Basset Hound Eye Problems

The basset hound breed is a scent dog belonging to the hound family. Basset hounds have short legs, a dewlap and trailing ears that help them trap scents. The dewlap is the loose skin that hangs beneath the neck and forms wrinkles. A breed standard of basset hounds is their slightly sunken eyes with sagging lower eyelids. This characteristic makes the basset hound susceptible to numerous eye problems that include:

  • Entropian or ectropian
  • Primary glaucoma
  • Dermoid cysts
  • Ulcerative keratitis
  • Nictitans gland protrusion

Entropian and Ectropian of the Eyelids

Entropian, also known as "diamond eye", is a rolling inward of the eyelids. This may allow the eyelashes or hair around the eyes to rub against the cornea, causing discomfort and constant tearing. Entropian can result in eye damage and loss of vision due to scarring of the cornea. Very young basset hounds with entropian may require a procedure called 'tacking' in which the eyelids are turned out with sutures. The sutures are kept in for up to 3 weeks to allow the eyelids to grow away from contact with the eyeball. An adult basset hound that develops entropian will require surgery to roll the lid outward into correct placement.

Ectropian is an eversion, or turning out of the eyelids. Eversion of the eyelid exposes the sensitive inner lining to foreign particles that can irritate or damage the eye. Irritants in the eye can also cause excessive tearing, known as epiphora. Although tears are made to flush the foreign particles when the dog blinks, the ectropian still prevents adequate dispersal of tears throughout the eye. A veterinarian may determine that surgical correction of the ectropian is necessary to prevent permanent damage to the eye.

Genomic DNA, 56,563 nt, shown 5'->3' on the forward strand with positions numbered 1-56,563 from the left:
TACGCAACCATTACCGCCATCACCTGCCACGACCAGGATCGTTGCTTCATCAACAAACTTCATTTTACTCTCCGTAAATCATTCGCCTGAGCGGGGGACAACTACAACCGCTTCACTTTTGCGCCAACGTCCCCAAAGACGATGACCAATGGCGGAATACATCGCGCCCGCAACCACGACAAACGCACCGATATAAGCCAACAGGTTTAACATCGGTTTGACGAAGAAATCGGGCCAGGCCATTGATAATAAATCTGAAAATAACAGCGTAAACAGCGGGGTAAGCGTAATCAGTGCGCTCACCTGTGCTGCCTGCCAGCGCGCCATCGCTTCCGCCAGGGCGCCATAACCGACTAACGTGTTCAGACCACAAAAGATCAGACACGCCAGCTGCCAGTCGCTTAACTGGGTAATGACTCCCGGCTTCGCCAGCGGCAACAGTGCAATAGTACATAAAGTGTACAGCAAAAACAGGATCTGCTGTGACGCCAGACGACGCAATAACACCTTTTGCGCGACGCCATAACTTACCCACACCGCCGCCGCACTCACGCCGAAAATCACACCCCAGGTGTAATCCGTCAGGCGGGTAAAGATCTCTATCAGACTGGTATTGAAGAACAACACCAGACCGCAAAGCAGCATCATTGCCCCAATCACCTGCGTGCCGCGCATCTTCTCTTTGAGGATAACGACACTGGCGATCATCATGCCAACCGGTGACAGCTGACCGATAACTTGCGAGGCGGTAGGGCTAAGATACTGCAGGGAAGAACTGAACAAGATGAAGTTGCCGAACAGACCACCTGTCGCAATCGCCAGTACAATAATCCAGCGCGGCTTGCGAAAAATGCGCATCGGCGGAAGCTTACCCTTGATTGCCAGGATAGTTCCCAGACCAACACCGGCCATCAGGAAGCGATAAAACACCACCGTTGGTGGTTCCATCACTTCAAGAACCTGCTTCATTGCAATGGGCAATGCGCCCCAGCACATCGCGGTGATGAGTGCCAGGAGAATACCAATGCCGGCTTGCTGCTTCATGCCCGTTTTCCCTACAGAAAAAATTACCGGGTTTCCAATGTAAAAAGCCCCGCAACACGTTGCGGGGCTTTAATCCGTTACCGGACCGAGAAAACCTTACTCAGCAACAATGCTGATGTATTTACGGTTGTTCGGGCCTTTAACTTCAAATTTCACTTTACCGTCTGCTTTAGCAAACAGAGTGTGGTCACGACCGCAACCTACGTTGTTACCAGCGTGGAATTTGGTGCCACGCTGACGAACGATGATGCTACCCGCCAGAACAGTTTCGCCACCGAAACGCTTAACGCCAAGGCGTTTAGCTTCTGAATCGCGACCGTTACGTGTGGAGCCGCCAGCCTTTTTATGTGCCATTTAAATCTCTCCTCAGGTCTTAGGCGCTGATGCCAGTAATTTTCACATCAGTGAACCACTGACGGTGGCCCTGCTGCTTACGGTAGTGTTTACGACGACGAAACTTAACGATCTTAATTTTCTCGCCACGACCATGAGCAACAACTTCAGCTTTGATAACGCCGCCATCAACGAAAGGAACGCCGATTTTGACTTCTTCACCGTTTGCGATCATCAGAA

Primary Glaucoma

Basset hounds are predisposed to primary glaucoma. Glaucoma is an increased internal pressure of the eye due to a blockage of eye fluid. Eyeball enlargement can lead to permanent damage of the retina and loss of vision. The eye may appear bloodshot with a dilated pupil and cloudy cornea. Medications may be prescribed to temporarily alleviate pain and reduce the pressure within the eye. Most cases will eventually require hospitalization and medical treatment to prevent blindness. If one eye develops primary glaucoma, it is likely that the other eye will develop the same condition.

Congenital Dermoid Cysts

Dermoid cysts are congenital defects that occur on the eyeball and resemble skin. Dermoids do not usually grow very large but can grow hair that irritates the eye. Most dermoids do not require surgical removal unless the irritation is severe or vision is obstructed.

Ulcerative Keratitis

Also known as corneal ulcers, ulcerative keratitis may penetrate one or all layers of cornea, causing inflammation and deterioration of the cornea. Corneal ulcers can be very painful and cause sensitivity to visual stimuli and light. Treatment requires prescription pain relief and possible surgery or artificial lenses.

Nictitans Gland Protrusion

Cherry eye, or nictitans gland protrusion, is a protrusion of the gland inside the third eyelid. The third eyelid is between the eyeball and the outer eyelid. It protects and lubricates the eyeball. If the gland within the third eyelid protrudes and is exposed, it becomes irritated and inflamed, resembling a cherry. Medication may be prescribed to alleviate discomfort. Most cases of cherry eye require surgical correction.